"Yes, a lot more bicycles. And you will see a lot more people walking."

What are the people like? And do they speak english?
"They are very friendly. And I didn't run into many that didn't speak english."

How will the people react to the basketball team when they see them?
"They will ask to take pictures with them."

Are there any other unique things about Italy?
"Wi-fi is very limited. When are in a hotel it is not going to be in the hotel room. If they have it in the lobby and five people are on it, it is likely kicking you off. So, if you want to get on it you need to be down there when nobody else is on it.

"There are rules and regulations over there that you have to abide by. Let's say you take a bus trip that is four hours driving. You will have to stop for a hour to allow the bus driver to take a break. And the bus will have to be completely shut off. They can't leave it running like we can in the United States so we can keep the bus cool. Then, when you get back on the bus it takes awhile for it to cool down inside.

"Another thing you see a lot of are markets where the people will come up to you trying to sell you things. And you can negotiate the price with them. They have department stores like we have but most of the time if you are going to do shopping it will be at their markets. You can get five silk ties for something like 15 dollars. The reason for that is most ties are made in Italy.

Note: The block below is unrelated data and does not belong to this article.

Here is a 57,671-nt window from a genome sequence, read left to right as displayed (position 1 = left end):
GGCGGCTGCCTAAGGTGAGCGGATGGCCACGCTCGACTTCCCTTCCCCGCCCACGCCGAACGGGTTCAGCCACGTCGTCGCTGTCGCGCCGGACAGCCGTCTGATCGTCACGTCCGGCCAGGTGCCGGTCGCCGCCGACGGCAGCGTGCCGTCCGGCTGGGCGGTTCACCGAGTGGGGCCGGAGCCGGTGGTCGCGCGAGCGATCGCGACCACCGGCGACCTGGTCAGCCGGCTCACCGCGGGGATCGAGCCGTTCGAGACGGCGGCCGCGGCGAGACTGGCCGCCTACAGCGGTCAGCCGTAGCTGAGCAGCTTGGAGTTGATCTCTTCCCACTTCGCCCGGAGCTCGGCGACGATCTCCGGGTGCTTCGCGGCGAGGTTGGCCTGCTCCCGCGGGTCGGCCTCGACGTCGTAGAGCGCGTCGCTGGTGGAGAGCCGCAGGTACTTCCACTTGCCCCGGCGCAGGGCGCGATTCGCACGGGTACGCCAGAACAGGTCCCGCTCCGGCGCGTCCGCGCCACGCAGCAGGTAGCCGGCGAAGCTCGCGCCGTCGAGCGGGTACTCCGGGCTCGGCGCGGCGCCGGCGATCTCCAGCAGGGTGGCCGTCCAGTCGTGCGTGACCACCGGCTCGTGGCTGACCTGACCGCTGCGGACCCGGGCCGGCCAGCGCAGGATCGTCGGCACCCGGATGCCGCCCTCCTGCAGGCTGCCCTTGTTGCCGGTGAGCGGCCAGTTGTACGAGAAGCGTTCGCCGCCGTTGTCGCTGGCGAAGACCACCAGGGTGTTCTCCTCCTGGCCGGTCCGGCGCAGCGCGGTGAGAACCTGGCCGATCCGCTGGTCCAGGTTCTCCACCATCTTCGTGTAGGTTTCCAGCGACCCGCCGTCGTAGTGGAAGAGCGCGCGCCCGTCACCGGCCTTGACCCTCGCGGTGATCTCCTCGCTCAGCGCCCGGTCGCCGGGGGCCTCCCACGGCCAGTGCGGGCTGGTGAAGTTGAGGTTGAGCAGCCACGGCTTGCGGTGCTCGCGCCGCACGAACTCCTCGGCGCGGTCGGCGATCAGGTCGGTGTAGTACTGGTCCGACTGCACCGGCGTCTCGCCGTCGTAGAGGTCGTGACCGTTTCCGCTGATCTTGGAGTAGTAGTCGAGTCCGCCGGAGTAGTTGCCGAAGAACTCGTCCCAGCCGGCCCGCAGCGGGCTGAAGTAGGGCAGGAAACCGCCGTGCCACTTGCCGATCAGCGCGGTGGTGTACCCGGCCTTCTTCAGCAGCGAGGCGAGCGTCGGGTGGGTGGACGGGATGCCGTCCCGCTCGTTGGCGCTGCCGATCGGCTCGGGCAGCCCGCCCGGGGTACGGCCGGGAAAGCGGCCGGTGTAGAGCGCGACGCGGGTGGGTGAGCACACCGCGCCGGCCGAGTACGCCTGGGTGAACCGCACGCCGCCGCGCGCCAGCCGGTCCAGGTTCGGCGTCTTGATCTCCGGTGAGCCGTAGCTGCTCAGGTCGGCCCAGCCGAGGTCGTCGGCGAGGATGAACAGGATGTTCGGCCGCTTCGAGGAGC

"Also, when we were there in August a lot of people shut down their businesses the entire month of August. So, a lot of things won't be open. It is some kind of Italian holiday."

(Ferragosto, or Assumption Day, is an Italian national holiday celebrated on August 15. Many businesses and shops in Italy are closed on August 15 although on the coast and near major tourist sites some shops are more likely to be open. Most museums and tourist sites are open on August 15. Traditionally, Ferragosto marks the start of Italy's vacation period so if you're in a city during the second half of August, you may find a number of restaurants and shops closed for vacation, chiuso per ferie, however near tourist sites there will be some open.)

Mary Ann and I enjoy going to movies. Do they have theaters like we do?
"While I was over there I didn't see them. One thing that is unique are their soccer stadiums. Even in a town as small as Como they have a totally bowled in soccer stadium that has about 25,000 to 30,000 seats. When you go to a place like Milan their stadium is huge. It's similar to stadiums in the United States like Jerry's World in Dallas."

Listening to you this is going to be a huge culture shock for all of the guys on the team.
"It will but they are going to be able to spend a lot of time together. So, it will be a great bonding experience for them. How much time we will spend with each other is one of the things that is exciting about the trip."



Gene Swindoll is the publisher of the GenesPage.com website, the source for Mississippi State sports on Scout.com sports network.